Cunha affirms publicly that the intention is to change the Brazilian law immediately. He affirmed that when the House’s special commission ends the analysis of the project, the Congressmen will vote it straight away. "Who has the right to vote (on representatives), has the obligation. I have absolute conviction that the majority of the Brazilian population is in favor," he states in his Twitter account. If the text is approved, the Federal Senate will then analyze it. The final sanction must come from the President of the Republic.
Hardly a congressman is so assertive about a debatable project and so certain about the public opinion on a delicate matter. Cunha belongs to PMDB – the party that formed the coalition with the Worker’s Party on the last electoral victory, in 2014. Lately, the relationship has been an everlasting exchange of accusations, with complaints of broken political promises and retaliations. "The Worker’s Party does not want to lower the age of criminal responsibility and they think that everyone should agree with them. The project was in the drawer for 20 years and now we took it out", said Cunha.
Brazilian president Dilma Rousseff has declared that she does not believe this is a beneficial change for the society. "Where it happened, it was clear that it did not result in protection for the juveniles. We defend a bill in which the adult who uses the minor and the adolescent as a shield must be severely punished. The heinous crime committed by juveniles should have a different treatment and the socio-educative measures must be extended."
A hefty price tag
The debate comes in a particular time in the country’s history, which makes it clear that the political class has much work to do within its own structure to gain respect and get accredited for deliberating about complex matters such as the age of criminal responsibility. How can the country trust in a clean process when society’s degree of confidence in its representatives has never been so low?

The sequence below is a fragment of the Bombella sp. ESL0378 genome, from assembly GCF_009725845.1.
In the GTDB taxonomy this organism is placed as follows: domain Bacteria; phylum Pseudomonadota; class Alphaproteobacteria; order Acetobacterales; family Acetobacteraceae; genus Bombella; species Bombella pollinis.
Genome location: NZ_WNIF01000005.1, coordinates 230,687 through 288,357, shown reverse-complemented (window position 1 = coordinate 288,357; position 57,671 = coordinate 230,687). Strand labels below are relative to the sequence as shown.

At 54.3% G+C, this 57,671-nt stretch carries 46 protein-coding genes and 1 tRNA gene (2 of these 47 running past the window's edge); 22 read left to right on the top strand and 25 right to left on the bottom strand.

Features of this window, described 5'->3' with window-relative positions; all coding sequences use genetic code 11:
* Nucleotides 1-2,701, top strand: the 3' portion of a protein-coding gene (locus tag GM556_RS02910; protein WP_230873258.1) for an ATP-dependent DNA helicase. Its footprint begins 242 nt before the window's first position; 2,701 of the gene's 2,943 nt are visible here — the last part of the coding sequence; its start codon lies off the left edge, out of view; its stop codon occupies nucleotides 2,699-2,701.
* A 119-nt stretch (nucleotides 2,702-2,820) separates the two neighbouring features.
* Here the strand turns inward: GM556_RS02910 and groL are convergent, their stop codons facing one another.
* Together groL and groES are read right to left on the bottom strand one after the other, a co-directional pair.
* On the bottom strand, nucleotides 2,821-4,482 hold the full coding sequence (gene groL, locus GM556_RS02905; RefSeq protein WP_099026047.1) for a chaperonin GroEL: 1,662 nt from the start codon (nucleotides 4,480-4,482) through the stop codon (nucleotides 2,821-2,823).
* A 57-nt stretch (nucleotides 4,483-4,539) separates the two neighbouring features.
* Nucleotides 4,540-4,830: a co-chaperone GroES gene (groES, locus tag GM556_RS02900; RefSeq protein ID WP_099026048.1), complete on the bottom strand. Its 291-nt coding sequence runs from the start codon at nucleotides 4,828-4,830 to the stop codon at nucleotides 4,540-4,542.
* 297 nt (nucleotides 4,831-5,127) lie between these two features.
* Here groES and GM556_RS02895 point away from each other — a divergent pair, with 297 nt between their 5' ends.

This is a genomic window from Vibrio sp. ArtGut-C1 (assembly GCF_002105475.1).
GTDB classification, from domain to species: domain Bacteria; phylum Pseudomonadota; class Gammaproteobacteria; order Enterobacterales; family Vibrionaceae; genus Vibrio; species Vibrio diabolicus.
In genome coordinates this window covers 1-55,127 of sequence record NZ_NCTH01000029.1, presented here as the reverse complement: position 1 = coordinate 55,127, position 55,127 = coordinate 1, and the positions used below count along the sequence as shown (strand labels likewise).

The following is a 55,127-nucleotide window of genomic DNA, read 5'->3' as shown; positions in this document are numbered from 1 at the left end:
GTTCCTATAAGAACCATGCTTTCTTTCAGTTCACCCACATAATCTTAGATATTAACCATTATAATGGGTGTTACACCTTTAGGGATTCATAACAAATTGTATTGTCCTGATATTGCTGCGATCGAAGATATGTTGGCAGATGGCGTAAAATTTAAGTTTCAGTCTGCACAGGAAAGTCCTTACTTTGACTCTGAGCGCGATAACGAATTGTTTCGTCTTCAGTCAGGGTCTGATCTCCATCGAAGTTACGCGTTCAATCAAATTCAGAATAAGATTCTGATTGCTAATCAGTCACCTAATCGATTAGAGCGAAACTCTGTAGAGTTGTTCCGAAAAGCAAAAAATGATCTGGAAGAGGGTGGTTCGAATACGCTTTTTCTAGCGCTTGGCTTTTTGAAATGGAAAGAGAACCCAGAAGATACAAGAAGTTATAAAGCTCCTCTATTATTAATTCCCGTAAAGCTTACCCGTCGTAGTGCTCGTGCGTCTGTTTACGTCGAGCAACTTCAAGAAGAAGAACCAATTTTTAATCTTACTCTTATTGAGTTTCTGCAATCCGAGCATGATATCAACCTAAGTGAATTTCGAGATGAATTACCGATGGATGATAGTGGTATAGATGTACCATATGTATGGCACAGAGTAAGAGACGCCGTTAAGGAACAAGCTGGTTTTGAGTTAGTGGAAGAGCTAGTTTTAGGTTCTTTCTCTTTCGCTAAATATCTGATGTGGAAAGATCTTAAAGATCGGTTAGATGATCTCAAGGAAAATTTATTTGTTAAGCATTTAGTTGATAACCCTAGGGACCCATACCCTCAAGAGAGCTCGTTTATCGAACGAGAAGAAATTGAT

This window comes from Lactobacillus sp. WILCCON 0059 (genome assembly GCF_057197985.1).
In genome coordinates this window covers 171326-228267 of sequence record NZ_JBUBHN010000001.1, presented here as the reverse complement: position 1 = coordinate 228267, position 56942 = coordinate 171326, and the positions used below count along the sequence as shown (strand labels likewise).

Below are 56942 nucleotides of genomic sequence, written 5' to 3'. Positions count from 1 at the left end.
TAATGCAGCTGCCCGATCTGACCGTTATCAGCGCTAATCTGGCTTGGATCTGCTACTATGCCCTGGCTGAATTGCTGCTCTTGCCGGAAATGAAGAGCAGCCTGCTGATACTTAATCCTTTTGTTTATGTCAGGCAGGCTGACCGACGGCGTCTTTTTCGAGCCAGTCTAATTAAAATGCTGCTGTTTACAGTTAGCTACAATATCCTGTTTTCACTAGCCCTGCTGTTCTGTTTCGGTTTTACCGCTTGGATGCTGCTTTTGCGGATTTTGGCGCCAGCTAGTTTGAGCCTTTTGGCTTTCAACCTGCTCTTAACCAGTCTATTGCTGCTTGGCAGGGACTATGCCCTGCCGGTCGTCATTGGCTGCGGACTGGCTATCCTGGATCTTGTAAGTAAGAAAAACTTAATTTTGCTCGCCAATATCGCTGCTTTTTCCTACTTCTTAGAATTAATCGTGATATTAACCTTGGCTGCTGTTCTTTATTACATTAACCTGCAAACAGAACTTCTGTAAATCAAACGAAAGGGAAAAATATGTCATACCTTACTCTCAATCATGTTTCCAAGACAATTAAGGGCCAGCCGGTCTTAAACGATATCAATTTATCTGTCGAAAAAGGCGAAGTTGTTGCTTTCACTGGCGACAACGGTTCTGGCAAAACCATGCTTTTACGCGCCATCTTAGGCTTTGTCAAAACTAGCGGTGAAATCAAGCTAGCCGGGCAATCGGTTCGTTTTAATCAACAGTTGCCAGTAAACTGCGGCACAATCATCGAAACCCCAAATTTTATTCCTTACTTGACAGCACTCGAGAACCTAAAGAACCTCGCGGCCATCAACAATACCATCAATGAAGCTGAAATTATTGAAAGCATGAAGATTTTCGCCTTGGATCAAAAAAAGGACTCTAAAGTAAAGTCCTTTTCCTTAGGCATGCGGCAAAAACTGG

Never before have so many high-ranked politicians been investigated and accused of participation in corruption scandals. It began during the mandate of Luiz Inácio Lula da Silva, back in 2005, when the 'Mensalão' scandal exposed a scheme of vote buying in the National Congress.
Now, the biggest corruption episode in national history, involving the state-owned oil company Petrobrás, is underway. The Lava Jato Operation was triggered by the Federal Police in March 2014 and dismantled a scheme of laundering money and tax evasion of around 6 billion US dollars. Giant contractors are suspected to integrate a "club" that combined price to close contracts with Petrobrás and diverted a share of the money to pay bribes to the company’s officials and inject money on the government-allied political parties.
João Vaccari Neto, the Worker’s Party former treasurer, is on the list. Eduardo Cunha is there as well, brought up by a plea-bargaining deal offered to Alberto Youssef, one of the main operators of the scheme. Cunha said that the accusation was "absurd", a "joke" and that the list in which his name is in is "indecent". He highlighted that he sees no problem in being investigated.
As utter nonsense as it is, the public debate in Brazil is now being shifted to safer directions. "The Parliament wants to impose its agenda to the Executive, and both are disputing territory. As hard as it seems, what is underneath is a political challenge, and the sensitive debate, the age of criminal responsibility, is on the surface," says Estellita.
Even in a moment of consternation Marcia Amil, ex-wife of doctor Jaime Gold, is still one step ahead from the class of politicians. She knows the country needs an urgent discussion about its priorities – in which the future lives of juveniles is not stamped with a price tag.
"I don’t even know if they were minors, but I know Jaime was a victim of the victims, who in turn were victims of the victims. As long as our country does not prioritize health, education and security, there will be more doctors being killed in the country’s postcard."
Pedro Henrique Barreto is a Brazilian journalist, currently based in London. Reach him on Twitter.